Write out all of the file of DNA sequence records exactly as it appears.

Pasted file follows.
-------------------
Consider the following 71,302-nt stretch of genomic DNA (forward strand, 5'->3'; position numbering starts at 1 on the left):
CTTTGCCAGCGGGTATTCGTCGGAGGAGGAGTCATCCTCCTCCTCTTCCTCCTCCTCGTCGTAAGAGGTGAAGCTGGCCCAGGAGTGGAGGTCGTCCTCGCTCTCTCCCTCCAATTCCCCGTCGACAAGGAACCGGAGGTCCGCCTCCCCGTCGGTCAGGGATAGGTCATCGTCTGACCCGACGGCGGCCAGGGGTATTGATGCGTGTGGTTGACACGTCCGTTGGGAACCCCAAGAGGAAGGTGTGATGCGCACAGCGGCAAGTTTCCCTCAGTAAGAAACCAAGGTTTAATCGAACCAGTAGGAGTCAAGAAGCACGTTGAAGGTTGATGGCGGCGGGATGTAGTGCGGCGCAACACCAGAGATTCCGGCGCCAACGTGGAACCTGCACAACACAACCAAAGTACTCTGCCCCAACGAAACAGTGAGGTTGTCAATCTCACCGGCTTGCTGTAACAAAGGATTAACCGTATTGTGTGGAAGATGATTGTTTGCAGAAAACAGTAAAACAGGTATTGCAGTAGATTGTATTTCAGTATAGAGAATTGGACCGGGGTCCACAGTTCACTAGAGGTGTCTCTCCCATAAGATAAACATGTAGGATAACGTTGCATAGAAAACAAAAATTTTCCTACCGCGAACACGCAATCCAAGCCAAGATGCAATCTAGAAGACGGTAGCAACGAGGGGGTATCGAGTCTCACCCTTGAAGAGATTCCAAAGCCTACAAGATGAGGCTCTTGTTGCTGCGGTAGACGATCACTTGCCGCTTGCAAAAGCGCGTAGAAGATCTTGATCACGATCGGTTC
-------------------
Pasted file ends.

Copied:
Consider the following 71,302-nt stretch of genomic DNA (forward strand, 5'->3'; position numbering starts at 1 on the left):
CTTTGCCAGCGGGTATTCGTCGGAGGAGGAGTCATCCTCCTCCTCTTCCTCCTCCTCGTCGTAAGAGGTGAAGCTGGCCCAGGAGTGGAGGTCGTCCTCGCTCTCTCCCTCCAATTCCCCGTCGACAAGGAACCGGAGGTCCGCCTCCCCGTCGGTCAGGGATAGGTCATCGTCTGACCCGACGGCGGCCAGGGGTATTGATGCGTGTGGTTGACACGTCCGTTGGGAACCCCAAGAGGAAGGTGTGATGCGCACAGCGGCAAGTTTCCCTCAGTAAGAAACCAAGGTTTAATCGAACCAGTAGGAGTCAAGAAGCACGTTGAAGGTTGATGGCGGCGGGATGTAGTGCGGCGCAACACCAGAGATTCCGGCGCCAACGTGGAACCTGCACAACACAACCAAAGTACTCTGCCCCAACGAAACAGTGAGGTTGTCAATCTCACCGGCTTGCTGTAACAAAGGATTAACCGTATTGTGTGGAAGATGATTGTTTGCAGAAAACAGTAAAACAGGTATTGCAGTAGATTGTATTTCAGTATAGAGAATTGGACCGGGGTCCACAGTTCACTAGAGGTGTCTCTCCCATAAGATAAACATGTAGGATAACGTTGCATAGAAAACAAAAATTTTCCTACCGCGAACACGCAATCCAAGCCAAGATGCAATCTAGAAGACGGTAGCAACGAGGGGGTATCGAGTCTCACCCTTGAAGAGATTCCAAAGCCTACAAGATGAGGCTCTTGTTGCTGCGGTAGACGATCACTTGCCGCTTGCAAAAGCGCGTAGAAGATCTTGATCACGATCGGTTC